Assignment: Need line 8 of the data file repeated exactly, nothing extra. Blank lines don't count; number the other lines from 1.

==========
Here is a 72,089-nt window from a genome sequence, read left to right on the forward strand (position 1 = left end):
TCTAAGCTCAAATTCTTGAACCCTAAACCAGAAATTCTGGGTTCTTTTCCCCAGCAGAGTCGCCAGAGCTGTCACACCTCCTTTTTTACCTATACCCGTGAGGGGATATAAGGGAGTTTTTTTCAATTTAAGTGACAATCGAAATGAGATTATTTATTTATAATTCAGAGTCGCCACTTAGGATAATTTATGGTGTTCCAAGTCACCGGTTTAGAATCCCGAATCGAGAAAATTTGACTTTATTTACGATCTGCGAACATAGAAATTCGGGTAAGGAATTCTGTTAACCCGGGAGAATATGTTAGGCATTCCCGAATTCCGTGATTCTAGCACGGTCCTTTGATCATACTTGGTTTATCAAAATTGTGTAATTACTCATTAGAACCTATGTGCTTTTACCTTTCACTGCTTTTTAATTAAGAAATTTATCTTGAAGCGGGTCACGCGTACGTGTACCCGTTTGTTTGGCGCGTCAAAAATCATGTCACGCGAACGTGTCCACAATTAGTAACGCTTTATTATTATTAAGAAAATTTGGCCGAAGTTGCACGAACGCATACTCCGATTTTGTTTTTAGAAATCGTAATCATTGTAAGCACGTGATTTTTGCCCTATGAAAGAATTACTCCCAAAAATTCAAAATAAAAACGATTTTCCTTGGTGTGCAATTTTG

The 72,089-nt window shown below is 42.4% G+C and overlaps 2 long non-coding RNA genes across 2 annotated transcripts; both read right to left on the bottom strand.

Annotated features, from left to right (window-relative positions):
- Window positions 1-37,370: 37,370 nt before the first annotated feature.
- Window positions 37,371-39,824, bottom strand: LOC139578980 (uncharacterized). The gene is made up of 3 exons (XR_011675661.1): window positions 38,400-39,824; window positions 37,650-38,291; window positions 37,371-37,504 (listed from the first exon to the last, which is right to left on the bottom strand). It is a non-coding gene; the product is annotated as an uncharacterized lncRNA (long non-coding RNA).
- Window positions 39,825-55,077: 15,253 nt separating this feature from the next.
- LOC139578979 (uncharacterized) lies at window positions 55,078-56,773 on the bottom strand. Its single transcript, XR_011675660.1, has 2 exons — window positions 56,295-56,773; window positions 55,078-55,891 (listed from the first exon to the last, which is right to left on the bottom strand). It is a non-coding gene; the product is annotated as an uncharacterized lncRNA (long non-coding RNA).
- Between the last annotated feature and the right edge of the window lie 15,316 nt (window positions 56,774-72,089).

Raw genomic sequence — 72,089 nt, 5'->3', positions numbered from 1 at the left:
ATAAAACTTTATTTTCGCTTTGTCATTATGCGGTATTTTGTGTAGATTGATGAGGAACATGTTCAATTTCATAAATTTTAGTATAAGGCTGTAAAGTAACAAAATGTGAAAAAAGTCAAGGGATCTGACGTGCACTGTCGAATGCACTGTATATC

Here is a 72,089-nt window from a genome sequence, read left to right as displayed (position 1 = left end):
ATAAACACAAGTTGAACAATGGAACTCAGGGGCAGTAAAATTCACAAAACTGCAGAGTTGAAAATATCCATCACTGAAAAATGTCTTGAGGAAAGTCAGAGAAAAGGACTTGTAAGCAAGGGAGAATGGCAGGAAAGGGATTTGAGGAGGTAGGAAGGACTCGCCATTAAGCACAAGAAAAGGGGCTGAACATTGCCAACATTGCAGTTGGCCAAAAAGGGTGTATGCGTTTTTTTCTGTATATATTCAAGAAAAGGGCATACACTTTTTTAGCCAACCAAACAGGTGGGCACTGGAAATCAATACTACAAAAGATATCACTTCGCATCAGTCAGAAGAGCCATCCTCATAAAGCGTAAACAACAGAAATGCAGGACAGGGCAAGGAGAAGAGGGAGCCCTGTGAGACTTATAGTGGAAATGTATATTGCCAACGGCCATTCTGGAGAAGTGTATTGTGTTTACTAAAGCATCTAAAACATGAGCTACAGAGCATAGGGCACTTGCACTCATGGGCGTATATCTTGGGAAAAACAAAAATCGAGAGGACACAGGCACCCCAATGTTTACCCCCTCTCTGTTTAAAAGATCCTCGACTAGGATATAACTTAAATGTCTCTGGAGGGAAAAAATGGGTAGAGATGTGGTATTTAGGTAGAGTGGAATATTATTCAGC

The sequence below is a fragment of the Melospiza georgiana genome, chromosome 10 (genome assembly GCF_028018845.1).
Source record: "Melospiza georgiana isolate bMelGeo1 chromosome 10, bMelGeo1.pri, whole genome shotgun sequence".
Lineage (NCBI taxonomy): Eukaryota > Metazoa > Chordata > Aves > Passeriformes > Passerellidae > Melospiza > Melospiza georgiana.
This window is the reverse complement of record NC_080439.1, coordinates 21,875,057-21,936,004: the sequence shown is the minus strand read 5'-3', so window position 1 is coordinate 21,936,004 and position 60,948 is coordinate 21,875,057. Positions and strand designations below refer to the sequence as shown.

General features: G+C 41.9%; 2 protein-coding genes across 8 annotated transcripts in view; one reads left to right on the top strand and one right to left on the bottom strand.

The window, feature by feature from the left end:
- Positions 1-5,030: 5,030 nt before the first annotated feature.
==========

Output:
- LOC139578979 (uncharacterized) lies at window positions 55,078-56,773 on the bottom strand. Its single transcript, XR_011675660.1, has 2 exons — window positions 56,295-56,773; window positions 55,078-55,891 (listed from the first exon to the last, which is right to left on the bottom strand). It is a non-coding gene; the product is annotated as an uncharacterized lncRNA (long non-coding RNA).